I’m a pretty decent cook if I do say so but desserts have never been something I was good at. And since I’m not a big dessert eater, I guess I just never really tried to master sweets. And I know that if I was baking up yummy dessert recipes on a regular basis, I’d probably weigh a thousand pounds because I have no self-control. That said, peaches were on sale the other day for 99 cents a pound and I had just looked at a recipe in the August issue of Good Housekeeping for homemade pie crust and fruit pies so I said, what the heck, let’s see how easy it really is…fairly certain I would somehow mess it up. The end result? Delicious! I admit, it didn’t look quite as pretty as the picture in the magazine but for a first try, I think it turned out pretty darn good.
Here’s the recipe for piecrust from scratch (from August 2014 Good Housekeeping.) And believe me, it was really, really easy to make. I still need to practice my rolling-pin skills.
PIECRUST FROM SCRATCH –
Prep Time: 10 minutes, plus chilling Makes: 2 piecrusts for approx. $2.24
- 2 1/2 cups all-purpose flour
- 1 teaspoon granulated sugar
- 3/4 teaspoon salt
- 1 cup (2 sticks) very cold butter, cut into cubes
- 6 tablespoons ice water
- 1 tablespoon heavy cream
- 1 to 2 teaspoons coarse sanding sugar*
*I couldn’t find sanding sugar at any of the 3 grocery stores I went to so I used Sugar In The Raw. Williams-Sonoma and Hobby Lobby do sell sanding sugar, among other specialty stores.
In food processor, pulse flour, granulated sugar and salt until combined.
Add butter; pulse 25 to 30 times in 1-second bursts until butter is in small bits.
Add ice water, 1 tablespoon at a time, pulsing 3 times in 1-second bursts or until dough holds together when pressed between fingers.
Cover work surface with 2 large pieces plastic wrap, overlapping to make a cross shape. Pour half of dough into center of plastic wrap; use wrap to help press and shape dough into ball.
Then press firmly into round disk. Wrap tightly and refrigerate at least 30 minutes. Repeat with 2 more pieces plastic wrap and remaining dough.
Remove 1 dough disk from refrigerator; let stand at room temperature 2 to 3 minutes. On lightly floured surface, roll out dough to 12-inch round, rolling from center to edge and turning and lightly flouring dough to prevent sticking. Repeat with remaining dough disk.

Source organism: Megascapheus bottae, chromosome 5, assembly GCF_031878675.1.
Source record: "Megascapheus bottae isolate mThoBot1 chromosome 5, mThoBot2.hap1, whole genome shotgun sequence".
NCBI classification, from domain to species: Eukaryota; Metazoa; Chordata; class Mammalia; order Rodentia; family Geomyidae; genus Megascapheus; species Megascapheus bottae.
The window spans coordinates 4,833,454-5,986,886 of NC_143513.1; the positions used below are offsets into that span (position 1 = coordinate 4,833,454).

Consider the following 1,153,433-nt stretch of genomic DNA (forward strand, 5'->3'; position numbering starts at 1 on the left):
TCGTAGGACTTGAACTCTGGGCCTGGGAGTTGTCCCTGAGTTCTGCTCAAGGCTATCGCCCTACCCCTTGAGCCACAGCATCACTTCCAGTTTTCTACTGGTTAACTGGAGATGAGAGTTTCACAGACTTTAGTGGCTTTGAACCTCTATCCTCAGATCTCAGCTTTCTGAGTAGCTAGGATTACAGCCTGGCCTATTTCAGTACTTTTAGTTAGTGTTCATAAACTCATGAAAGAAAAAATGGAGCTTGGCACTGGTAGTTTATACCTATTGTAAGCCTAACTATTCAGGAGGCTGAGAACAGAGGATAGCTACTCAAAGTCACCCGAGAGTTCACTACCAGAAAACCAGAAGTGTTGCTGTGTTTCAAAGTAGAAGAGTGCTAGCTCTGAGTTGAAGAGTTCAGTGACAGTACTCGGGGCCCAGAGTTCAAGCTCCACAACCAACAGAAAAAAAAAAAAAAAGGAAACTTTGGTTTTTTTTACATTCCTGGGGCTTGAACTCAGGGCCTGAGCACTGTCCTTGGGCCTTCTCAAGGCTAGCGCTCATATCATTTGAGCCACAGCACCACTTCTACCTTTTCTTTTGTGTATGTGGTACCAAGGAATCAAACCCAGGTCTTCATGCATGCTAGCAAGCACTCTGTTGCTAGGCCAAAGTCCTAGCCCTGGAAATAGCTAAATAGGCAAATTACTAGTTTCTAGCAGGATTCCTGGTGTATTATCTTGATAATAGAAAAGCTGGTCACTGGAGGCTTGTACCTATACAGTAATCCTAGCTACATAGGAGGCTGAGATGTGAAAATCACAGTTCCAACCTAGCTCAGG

(Obviously I didn’t create a very good circle!)
Before baking, brush crust with heavy cream and sprinkle with sanding sugar.
HOMEMADE PEACH PIE –
The peach filling, with peaches priced at 99 cents a pound, cost me approximately $5.80, making the entire cost of this pie approximately $8.04
Again, I got this recipe from the August 2014 Good Housekeeping magazine. The original recipe called for 5 pounds of peaches, which I used but I did have about a pound left, after filling my piecrust heaping full. So next time I make this, I’ll use 4 pounds instead.
4 to 5 pound peaches, peeled, pitted and sliced
3/4 cup granulated sugar
1/4 cup cornstarch
1 tablespoon lemon juice
1/4 teaspoon salt
3 tablespoons butter
In a large bowl, toss peaches, sugar, cornstarch, lemon juice and salt.
Pour filling into 9-inch pie plated lined with homemade crust or 1 store-bought piecrust.
Dot with 3 tablespoons butter, then add top crust. Brush with heavy cream and sprinkle with sanding sugar.
Crimp and bake at 400 degrees on rimmed baking sheet for 1 hour or until bubbling.
*For my top crust, I used a small cookie cutter and made a cut-out crust…which made me feel really creative!
If the edges brown quicker and you don’t want them to burn, simply cover loosely with some tin foil.
What my husband and I particularly liked about this peach pie recipe is that it isn’t overly sugary like a lot of fruit pies. The peaches are definitely the star of the show. The piecrust is light, flakey, and seriously easy to make. It was so good, (my husband actually said it was “the best peach pie” he’d ever eaten, which of course comes from my husband, but he doesn’t say things he doesn’t mean so I’m thinking he enjoyed it as much as I did.) I obviously didn’t get my piecrust rolled out perfectly and they were a bit lopsided when I put them in the pan, but overall, I thought it looked pretty good.
You can top this with ice cream or whip cream but it tastes wonderful as is.